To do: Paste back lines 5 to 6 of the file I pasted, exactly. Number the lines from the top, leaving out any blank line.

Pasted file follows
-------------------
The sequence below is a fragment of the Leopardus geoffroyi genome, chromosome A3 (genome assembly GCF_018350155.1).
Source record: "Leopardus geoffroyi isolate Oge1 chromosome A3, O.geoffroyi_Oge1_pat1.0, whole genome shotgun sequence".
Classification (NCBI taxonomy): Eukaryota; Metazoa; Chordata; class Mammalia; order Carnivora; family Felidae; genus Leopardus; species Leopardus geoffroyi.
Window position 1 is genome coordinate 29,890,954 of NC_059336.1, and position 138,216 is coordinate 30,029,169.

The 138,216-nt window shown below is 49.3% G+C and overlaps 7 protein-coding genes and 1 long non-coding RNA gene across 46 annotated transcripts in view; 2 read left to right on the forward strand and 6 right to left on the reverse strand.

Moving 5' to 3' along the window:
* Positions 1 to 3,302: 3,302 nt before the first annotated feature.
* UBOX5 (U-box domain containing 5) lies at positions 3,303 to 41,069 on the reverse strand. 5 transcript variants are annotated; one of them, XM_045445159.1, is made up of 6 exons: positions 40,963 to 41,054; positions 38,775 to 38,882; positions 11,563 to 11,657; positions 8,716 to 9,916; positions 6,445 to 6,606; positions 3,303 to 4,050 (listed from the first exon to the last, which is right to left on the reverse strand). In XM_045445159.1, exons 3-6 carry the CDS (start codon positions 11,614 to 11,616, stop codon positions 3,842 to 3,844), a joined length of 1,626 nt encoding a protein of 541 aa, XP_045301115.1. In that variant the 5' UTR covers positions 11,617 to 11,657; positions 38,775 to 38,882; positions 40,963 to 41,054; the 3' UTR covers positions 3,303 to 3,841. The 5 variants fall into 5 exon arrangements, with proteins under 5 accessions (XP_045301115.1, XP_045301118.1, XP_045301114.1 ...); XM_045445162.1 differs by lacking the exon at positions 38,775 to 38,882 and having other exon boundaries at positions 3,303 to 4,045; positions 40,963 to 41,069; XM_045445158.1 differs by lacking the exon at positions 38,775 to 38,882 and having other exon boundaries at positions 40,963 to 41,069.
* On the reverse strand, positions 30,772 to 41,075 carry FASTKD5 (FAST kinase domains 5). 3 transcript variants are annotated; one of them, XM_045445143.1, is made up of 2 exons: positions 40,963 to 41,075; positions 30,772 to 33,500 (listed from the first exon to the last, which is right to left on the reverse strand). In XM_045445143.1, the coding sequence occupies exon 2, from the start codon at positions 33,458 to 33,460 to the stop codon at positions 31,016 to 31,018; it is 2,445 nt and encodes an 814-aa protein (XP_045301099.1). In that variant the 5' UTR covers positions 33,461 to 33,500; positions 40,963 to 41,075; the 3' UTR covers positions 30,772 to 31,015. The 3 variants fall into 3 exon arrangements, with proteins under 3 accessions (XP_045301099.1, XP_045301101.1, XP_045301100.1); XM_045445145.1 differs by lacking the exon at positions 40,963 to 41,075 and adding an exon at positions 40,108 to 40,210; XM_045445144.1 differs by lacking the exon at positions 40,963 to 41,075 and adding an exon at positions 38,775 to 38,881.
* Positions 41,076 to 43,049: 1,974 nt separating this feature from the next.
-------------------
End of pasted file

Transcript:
The 138,216-nt window shown below is 49.3% G+C and overlaps 7 protein-coding genes and 1 long non-coding RNA gene across 46 annotated transcripts in view; 2 read left to right on the forward strand and 6 right to left on the reverse strand.

Moving 5' to 3' along the window: